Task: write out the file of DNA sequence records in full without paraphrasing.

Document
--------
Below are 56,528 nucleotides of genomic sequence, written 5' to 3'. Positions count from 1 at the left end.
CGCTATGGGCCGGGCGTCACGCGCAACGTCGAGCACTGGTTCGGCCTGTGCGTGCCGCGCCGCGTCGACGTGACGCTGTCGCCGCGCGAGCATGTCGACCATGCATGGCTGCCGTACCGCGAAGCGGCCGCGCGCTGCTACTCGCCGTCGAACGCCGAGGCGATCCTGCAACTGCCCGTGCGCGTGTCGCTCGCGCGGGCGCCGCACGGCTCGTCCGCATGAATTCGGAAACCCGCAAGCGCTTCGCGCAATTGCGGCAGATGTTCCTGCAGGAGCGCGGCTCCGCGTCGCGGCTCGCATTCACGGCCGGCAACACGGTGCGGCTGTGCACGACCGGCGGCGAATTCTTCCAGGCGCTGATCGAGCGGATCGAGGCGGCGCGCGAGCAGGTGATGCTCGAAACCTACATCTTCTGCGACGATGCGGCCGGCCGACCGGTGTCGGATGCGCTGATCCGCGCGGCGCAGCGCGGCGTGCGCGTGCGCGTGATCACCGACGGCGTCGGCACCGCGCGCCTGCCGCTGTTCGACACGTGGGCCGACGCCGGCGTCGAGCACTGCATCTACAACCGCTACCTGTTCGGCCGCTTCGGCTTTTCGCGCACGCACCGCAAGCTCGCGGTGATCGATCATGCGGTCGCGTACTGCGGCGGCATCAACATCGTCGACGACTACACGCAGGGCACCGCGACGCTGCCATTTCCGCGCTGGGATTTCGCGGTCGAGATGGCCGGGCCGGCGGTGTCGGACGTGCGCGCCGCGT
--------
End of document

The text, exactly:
Below are 56,528 nucleotides of genomic sequence, written 5' to 3'. Positions count from 1 at the left end.
CGCTATGGGCCGGGCGTCACGCGCAACGTCGAGCACTGGTTCGGCCTGTGCGTGCCGCGCCGCGTCGACGTGACGCTGTCGCCGCGCGAGCATGTCGACCATGCATGGCTGCCGTACCGCGAAGCGGCCGCGCGCTGCTACTCGCCGTCGAACGCCGAGGCGATCCTGCAACTGCCCGTGCGCGTGTCGCTCGCGCGGGCGCCGCACGGCTCGTCCGCATGAATTCGGAAACCCGCAAGCGCTTCGCGCAATTGCGGCAGATGTTCCTGCAGGAGCGCGGCTCCGCGTCGCGGCTCGCATTCACGGCCGGCAACACGGTGCGGCTGTGCACGACCGGCGGCGAATTCTTCCAGGCGCTGATCGAGCGGATCGAGGCGGCGCGCGAGCAGGTGATGCTCGAAACCTACATCTTCTGCGACGATGCGGCCGGCCGACCGGTGTCGGATGCGCTGATCCGCGCGGCGCAGCGCGGCGTGCGCGTGCGCGTGATCACCGACGGCGTCGGCACCGCGCGCCTGCCGCTGTTCGACACGTGGGCCGACGCCGGCGTCGAGCACTGCATCTACAACCGCTACCTGTTCGGCCGCTTCGGCTTTTCGCGCACGCACCGCAAGCTCGCGGTGATCGATCATGCGGTCGCGTACTGCGGCGGCATCAACATCGTCGACGACTACACGCAGGGCACCGCGACGCTGCCATTTCCGCGCTGGGATTTCGCGGTCGAGATGGCCGGGCCGGCGGTGTCGGACGTGCGCGCCGCGT